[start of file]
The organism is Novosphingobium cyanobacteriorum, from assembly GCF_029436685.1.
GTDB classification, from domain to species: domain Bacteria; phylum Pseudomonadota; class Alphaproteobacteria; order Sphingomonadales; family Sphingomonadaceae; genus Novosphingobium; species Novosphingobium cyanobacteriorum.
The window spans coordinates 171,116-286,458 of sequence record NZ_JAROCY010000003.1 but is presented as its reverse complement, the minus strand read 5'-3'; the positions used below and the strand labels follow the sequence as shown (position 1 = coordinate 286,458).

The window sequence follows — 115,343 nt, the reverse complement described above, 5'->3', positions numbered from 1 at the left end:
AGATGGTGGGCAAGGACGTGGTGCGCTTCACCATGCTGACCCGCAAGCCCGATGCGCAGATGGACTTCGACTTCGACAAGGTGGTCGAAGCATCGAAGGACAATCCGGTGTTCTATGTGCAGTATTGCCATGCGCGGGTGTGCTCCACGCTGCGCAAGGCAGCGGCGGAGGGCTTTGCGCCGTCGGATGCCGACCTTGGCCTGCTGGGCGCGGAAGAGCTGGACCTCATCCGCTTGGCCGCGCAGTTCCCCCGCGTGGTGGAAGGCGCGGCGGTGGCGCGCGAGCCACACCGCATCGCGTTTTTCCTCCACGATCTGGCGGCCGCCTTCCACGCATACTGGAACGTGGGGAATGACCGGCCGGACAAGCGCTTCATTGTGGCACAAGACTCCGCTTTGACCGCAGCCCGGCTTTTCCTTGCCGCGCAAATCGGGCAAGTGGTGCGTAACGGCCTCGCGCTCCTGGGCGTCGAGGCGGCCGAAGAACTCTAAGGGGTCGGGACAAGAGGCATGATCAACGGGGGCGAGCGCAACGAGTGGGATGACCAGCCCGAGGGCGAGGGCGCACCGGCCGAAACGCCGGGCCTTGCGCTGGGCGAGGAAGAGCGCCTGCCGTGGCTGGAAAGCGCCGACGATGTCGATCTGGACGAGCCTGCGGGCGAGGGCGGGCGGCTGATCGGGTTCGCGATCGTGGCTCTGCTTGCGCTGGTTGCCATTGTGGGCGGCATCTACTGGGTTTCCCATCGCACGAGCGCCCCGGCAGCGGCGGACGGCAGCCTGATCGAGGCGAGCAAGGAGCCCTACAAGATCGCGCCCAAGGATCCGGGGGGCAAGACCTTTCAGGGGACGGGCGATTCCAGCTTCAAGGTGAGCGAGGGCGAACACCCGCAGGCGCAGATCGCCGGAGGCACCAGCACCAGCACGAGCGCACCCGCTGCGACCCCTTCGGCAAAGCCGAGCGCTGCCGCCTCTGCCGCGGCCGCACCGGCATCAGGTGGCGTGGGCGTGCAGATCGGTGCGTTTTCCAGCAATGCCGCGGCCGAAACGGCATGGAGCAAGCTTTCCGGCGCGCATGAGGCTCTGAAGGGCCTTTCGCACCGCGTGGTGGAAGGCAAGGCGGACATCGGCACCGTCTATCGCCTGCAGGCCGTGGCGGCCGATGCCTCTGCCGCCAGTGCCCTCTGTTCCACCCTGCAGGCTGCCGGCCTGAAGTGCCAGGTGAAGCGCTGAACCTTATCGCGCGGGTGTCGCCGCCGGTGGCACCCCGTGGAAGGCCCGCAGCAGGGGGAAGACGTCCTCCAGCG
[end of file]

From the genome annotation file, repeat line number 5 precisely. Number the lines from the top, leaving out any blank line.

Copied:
AGATGGTGGGCAAGGACGTGGTGCGCTTCACCATGCTGACCCGCAAGCCCGATGCGCAGATGGACTTCGACTTCGACAAGGTGGTCGAAGCATCGAAGGACAATCCGGTGTTCTATGTGCAGTATTGCCATGCGCGGGTGTGCTCCACGCTGCGCAAGGCAGCGGCGGAGGGCTTTGCGCCGTCGGATGCCGACCTTGGCCTGCTGGGCGCGGAAGAGCTGGACCTCATCCGCTTGGCCGCGCAGTTCCCCCGCGTGGTGGAAGGCGCGGCGGTGGCGCGCGAGCCACACCGCATCGCGTTTTTCCTCCACGATCTGGCGGCCGCCTTCCACGCATACTGGAACGTGGGGAATGACCGGCCGGACAAGCGCTTCATTGTGGCACAAGACTCCGCTTTGACCGCAGCCCGGCTTTTCCTTGCCGCGCAAATCGGGCAAGTGGTGCGTAACGGCCTCGCGCTCCTGGGCGTCGAGGCGGCCGAAGAACTCTAAGGGGTCGGGACAAGAGGCATGATCAACGGGGGCGAGCGCAACGAGTGGGATGACCAGCCCGAGGGCGAGGGCGCACCGGCCGAAACGCCGGGCCTTGCGCTGGGCGAGGAAGAGCGCCTGCCGTGGCTGGAAAGCGCCGACGATGTCGATCTGGACGAGCCTGCGGGCGAGGGCGGGCGGCTGATCGGGTTCGCGATCGTGGCTCTGCTTGCGCTGGTTGCCATTGTGGGCGGCATCTACTGGGTTTCCCATCGCACGAGCGCCCCGGCAGCGGCGGACGGCAGCCTGATCGAGGCGAGCAAGGAGCCCTACAAGATCGCGCCCAAGGATCCGGGGGGCAAGACCTTTCAGGGGACGGGCGATTCCAGCTTCAAGGTGAGCGAGGGCGAACACCCGCAGGCGCAGATCGCCGGAGGCACCAGCACCAGCACGAGCGCACCCGCTGCGACCCCTTCGGCAAAGCCGAGCGCTGCCGCCTCTGCCGCGGCCGCACCGGCATCAGGTGGCGTGGGCGTGCAGATCGGTGCGTTTTCCAGCAATGCCGCGGCCGAAACGGCATGGAGCAAGCTTTCCGGCGCGCATGAGGCTCTGAAGGGCCTTTCGCACCGCGTGGTGGAAGGCAAGGCGGACATCGGCACCGTCTATCGCCTGCAGGCCGTGGCGGCCGATGCCTCTGCCGCCAGTGCCCTCTGTTCCACCCTGCAGGCTGCCGGCCTGAAGTGCCAGGTGAAGCGCTGAACCTTATCGCGCGGGTGTCGCCGCCGGTGGCACCCCGTGGAAGGCCCGCAGCAGGGGGAAGACGTCCTCCAGCG